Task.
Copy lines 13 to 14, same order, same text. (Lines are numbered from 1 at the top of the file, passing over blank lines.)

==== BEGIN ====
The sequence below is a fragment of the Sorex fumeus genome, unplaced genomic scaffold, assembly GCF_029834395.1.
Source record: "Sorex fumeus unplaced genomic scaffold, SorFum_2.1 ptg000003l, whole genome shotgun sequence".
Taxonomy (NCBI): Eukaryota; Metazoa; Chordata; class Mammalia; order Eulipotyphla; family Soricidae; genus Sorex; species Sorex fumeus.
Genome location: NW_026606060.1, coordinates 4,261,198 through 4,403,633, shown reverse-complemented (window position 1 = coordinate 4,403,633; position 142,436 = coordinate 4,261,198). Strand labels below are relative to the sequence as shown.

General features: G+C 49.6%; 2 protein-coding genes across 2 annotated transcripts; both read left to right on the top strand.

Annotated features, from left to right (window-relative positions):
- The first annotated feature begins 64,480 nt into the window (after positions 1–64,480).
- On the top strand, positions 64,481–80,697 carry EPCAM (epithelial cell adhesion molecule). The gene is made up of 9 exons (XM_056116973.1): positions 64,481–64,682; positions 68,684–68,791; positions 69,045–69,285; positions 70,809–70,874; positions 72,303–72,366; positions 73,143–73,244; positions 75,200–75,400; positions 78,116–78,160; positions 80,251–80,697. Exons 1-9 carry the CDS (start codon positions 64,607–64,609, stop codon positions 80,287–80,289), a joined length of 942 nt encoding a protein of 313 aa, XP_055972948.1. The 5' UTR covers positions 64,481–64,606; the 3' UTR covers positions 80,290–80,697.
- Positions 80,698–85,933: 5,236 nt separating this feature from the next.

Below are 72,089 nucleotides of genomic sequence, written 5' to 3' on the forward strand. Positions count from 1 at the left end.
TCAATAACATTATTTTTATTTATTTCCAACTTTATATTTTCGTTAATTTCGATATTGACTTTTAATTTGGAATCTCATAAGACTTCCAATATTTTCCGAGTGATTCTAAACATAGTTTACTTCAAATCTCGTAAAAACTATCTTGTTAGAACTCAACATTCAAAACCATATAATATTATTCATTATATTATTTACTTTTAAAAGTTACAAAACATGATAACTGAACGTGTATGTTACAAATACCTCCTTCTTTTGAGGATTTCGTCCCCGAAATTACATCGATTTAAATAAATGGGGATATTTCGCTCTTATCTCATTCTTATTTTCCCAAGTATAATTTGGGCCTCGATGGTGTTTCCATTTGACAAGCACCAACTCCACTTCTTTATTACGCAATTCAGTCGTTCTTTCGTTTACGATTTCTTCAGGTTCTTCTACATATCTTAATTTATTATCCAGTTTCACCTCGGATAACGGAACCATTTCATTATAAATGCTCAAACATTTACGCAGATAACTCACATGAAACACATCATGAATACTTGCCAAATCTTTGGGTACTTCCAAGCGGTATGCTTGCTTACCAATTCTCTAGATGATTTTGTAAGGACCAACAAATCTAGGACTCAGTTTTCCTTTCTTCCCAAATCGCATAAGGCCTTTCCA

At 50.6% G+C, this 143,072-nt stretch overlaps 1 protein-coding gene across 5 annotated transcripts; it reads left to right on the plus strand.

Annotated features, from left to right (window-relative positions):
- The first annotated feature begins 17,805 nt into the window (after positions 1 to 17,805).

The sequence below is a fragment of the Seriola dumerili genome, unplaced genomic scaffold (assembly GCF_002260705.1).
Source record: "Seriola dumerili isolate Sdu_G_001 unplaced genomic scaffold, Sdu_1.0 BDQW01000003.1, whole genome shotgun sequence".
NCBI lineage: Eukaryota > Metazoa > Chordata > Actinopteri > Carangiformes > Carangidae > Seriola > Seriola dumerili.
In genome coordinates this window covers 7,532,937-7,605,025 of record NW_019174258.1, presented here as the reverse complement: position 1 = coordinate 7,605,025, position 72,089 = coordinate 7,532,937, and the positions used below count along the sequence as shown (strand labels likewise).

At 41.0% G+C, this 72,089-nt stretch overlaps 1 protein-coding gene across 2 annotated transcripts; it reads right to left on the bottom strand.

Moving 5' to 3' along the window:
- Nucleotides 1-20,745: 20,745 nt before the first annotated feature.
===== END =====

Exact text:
Annotated features, from left to right (window-relative positions):
- The first annotated feature begins 17,805 nt into the window (after positions 1 to 17,805).